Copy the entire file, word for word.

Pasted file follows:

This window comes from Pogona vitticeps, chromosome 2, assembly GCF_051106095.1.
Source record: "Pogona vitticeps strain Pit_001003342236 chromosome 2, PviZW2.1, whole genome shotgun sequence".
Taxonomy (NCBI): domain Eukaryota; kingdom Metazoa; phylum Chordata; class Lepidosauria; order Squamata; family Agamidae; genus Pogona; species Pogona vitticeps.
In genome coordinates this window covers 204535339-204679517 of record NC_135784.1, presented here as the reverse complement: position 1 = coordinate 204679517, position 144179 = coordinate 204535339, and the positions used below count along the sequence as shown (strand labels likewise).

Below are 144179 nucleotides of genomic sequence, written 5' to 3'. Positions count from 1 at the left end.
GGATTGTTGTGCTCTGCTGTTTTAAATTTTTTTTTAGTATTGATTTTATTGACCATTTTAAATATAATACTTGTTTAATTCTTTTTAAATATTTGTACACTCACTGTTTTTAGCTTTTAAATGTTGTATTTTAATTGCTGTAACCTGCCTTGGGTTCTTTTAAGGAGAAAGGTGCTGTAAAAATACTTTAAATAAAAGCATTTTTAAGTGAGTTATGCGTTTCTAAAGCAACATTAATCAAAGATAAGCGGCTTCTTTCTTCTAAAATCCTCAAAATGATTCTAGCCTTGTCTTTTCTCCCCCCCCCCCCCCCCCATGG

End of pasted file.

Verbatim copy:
This window comes from Pogona vitticeps, chromosome 2, assembly GCF_051106095.1.
Source record: "Pogona vitticeps strain Pit_001003342236 chromosome 2, PviZW2.1, whole genome shotgun sequence".
Taxonomy (NCBI): domain Eukaryota; kingdom Metazoa; phylum Chordata; class Lepidosauria; order Squamata; family Agamidae; genus Pogona; species Pogona vitticeps.
In genome coordinates this window covers 204535339-204679517 of record NC_135784.1, presented here as the reverse complement: position 1 = coordinate 204679517, position 144179 = coordinate 204535339, and the positions used below count along the sequence as shown (strand labels likewise).

Below are 144179 nucleotides of genomic sequence, written 5' to 3'. Positions count from 1 at the left end.
GGATTGTTGTGCTCTGCTGTTTTAAATTTTTTTTTAGTATTGATTTTATTGACCATTTTAAATATAATACTTGTTTAATTCTTTTTAAATATTTGTACACTCACTGTTTTTAGCTTTTAAATGTTGTATTTTAATTGCTGTAACCTGCCTTGGGTTCTTTTAAGGAGAAAGGTGCTGTAAAAATACTTTAAATAAAAGCATTTTTAAGTGAGTTATGCGTTTCTAAAGCAACATTAATCAAAGATAAGCGGCTTCTTTCTTCTAAAATCCTCAAAATGATTCTAGCCTTGTCTTTTCTCCCCCCCCCCCCCCCCCATGG